Breaking Down Ranked-Choice Voting

Matt Gonzalez discusses ranked-choice voting
Matt Gonzalez discusses ranked-choice voting
October 12, 2014

Oakland first introduced ranked-choice voting (RCV) in its 2010 mayoral election, which saw Jean Quan, a relative oustider, emerge as the winner -- despite heavily favored Don Perata leading by a sizable margin in the initial tally. As the 2014 election nears, incumbent Mayor Quan now faces a field of 14 challengers, all of whom understand that building a coalition using ranked ballots can be the key to victory.

On October 2, IGS sponsored a panel discussion on "The Oakland Mayor's Race: Making Sense of Instant Runoff Voting" including Corey Cook (associate professor of politics, University of San Francisco) Matt Gonzalez (chief attorney, San Francisco public defender’s office), Peggy Moore (campaign manager for Oakland mayoral candidate Libby Schaaf), and Dan Lindheim (former city administrator for the City of Oakland).

In ranked-choice voting (also known as instant runoff), primary elections are eliminated, and voters have the option to rank their top three choices. If one candidate receives a majority of first choice votes, he or she is declared the winner. If nobody gets a majority, the last-place candidate is eliminated, and everybody who voted for that candidate as their first choice will now have their second choice counted. This process is repeated until a single candidate reaches a specific threshold.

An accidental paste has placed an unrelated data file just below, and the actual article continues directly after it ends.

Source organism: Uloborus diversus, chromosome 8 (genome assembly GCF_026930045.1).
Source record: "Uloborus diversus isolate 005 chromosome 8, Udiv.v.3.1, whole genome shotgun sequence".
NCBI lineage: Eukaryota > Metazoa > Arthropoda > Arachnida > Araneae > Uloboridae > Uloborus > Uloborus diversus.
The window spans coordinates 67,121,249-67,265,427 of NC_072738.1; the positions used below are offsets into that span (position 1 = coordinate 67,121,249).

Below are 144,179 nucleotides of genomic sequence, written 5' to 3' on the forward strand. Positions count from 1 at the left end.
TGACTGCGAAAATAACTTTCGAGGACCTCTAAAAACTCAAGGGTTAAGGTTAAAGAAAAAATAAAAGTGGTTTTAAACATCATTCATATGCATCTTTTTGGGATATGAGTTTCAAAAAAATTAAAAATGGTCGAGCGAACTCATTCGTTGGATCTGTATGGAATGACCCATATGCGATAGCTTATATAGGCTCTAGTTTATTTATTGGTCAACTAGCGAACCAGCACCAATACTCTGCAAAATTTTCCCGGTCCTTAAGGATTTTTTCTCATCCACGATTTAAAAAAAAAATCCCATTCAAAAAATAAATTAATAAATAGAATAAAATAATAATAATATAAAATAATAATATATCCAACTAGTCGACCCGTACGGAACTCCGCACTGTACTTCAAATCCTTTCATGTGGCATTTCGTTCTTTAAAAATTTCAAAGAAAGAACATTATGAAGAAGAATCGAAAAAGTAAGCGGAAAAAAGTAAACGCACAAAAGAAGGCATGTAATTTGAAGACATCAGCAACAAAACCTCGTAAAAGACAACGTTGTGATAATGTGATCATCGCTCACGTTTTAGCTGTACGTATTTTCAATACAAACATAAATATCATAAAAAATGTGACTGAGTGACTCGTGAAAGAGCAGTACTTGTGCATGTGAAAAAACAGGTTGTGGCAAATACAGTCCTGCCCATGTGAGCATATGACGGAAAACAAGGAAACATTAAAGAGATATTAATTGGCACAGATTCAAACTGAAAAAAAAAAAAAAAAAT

According to Cook, stopping elections at a specific threshold (50.01% in the Oakland mayoral race) is one of a few problems with RCV. He said that “it is an odd thing that we won’t know how much someone won by,” something which could prove to be indicative information of a mayor’s term.

Another issue that he brought up was that uninformed voting populations potentially negate the benefits of RCV, because they may not know enough to properly rank the candidates. However, Moore says that there is a benefit to RCV, saying that RCV forces nominees to be more active in reaching out to their non-target communities. She said, “with ranked choice I, [as a campaign manager], have to talk to everyone,” because it’s no longer just about being a person’s number one. Campaigners and candidates are out there asking people, “make me your number two or number three.”

All presenters agreed that RCV allowed for greater expression of a voters choice and had a positive opinion of RCV's role in the upcoming mayoral election. And while Gonzalez believes that a majority vote would be best, RCV has the benefit of bringing in more votes that actually make an impact, thus better reflecting the community than a final round in a runoff election with limited voter turnout.